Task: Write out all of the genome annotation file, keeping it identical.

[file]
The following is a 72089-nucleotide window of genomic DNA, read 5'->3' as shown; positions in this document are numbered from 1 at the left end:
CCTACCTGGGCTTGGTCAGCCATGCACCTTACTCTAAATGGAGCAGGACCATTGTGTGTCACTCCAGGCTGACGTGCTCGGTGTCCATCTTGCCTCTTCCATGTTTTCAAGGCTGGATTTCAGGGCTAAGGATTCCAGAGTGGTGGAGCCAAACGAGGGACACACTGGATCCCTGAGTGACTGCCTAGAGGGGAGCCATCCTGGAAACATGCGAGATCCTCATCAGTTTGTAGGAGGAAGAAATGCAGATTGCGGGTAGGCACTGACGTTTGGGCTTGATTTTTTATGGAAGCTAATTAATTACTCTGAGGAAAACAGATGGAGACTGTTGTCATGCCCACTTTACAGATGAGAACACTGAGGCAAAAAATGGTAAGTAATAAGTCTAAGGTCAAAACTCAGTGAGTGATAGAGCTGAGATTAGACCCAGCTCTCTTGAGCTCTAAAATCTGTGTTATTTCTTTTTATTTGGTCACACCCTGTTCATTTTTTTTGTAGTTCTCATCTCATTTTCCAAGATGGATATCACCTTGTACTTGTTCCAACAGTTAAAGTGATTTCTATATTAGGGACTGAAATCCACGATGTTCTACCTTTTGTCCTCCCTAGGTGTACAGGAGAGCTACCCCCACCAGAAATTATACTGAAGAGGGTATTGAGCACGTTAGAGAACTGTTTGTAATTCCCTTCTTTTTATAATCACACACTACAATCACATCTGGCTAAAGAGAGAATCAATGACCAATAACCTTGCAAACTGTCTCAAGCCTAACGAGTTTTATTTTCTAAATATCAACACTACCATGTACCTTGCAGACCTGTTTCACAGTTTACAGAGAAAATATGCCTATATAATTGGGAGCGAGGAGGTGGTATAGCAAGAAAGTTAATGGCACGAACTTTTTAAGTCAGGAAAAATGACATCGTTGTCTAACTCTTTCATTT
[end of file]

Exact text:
The following is a 72089-nucleotide window of genomic DNA, read 5'->3' as shown; positions in this document are numbered from 1 at the left end:
CCTACCTGGGCTTGGTCAGCCATGCACCTTACTCTAAATGGAGCAGGACCATTGTGTGTCACTCCAGGCTGACGTGCTCGGTGTCCATCTTGCCTCTTCCATGTTTTCAAGGCTGGATTTCAGGGCTAAGGATTCCAGAGTGGTGGAGCCAAACGAGGGACACACTGGATCCCTGAGTGACTGCCTAGAGGGGAGCCATCCTGGAAACATGCGAGATCCTCATCAGTTTGTAGGAGGAAGAAATGCAGATTGCGGGTAGGCACTGACGTTTGGGCTTGATTTTTTATGGAAGCTAATTAATTACTCTGAGGAAAACAGATGGAGACTGTTGTCATGCCCACTTTACAGATGAGAACACTGAGGCAAAAAATGGTAAGTAATAAGTCTAAGGTCAAAACTCAGTGAGTGATAGAGCTGAGATTAGACCCAGCTCTCTTGAGCTCTAAAATCTGTGTTATTTCTTTTTATTTGGTCACACCCTGTTCATTTTTTTTGTAGTTCTCATCTCATTTTCCAAGATGGATATCACCTTGTACTTGTTCCAACAGTTAAAGTGATTTCTATATTAGGGACTGAAATCCACGATGTTCTACCTTTTGTCCTCCCTAGGTGTACAGGAGAGCTACCCCCACCAGAAATTATACTGAAGAGGGTATTGAGCACGTTAGAGAACTGTTTGTAATTCCCTTCTTTTTATAATCACACACTACAATCACATCTGGCTAAAGAGAGAATCAATGACCAATAACCTTGCAAACTGTCTCAAGCCTAACGAGTTTTATTTTCTAAATATCAACACTACCATGTACCTTGCAGACCTGTTTCACAGTTTACAGAGAAAATATGCCTATATAATTGGGAGCGAGGAGGTGGTATAGCAAGAAAGTTAATGGCACGAACTTTTTAAGTCAGGAAAAATGACATCGTTGTCTAACTCTTTCATTT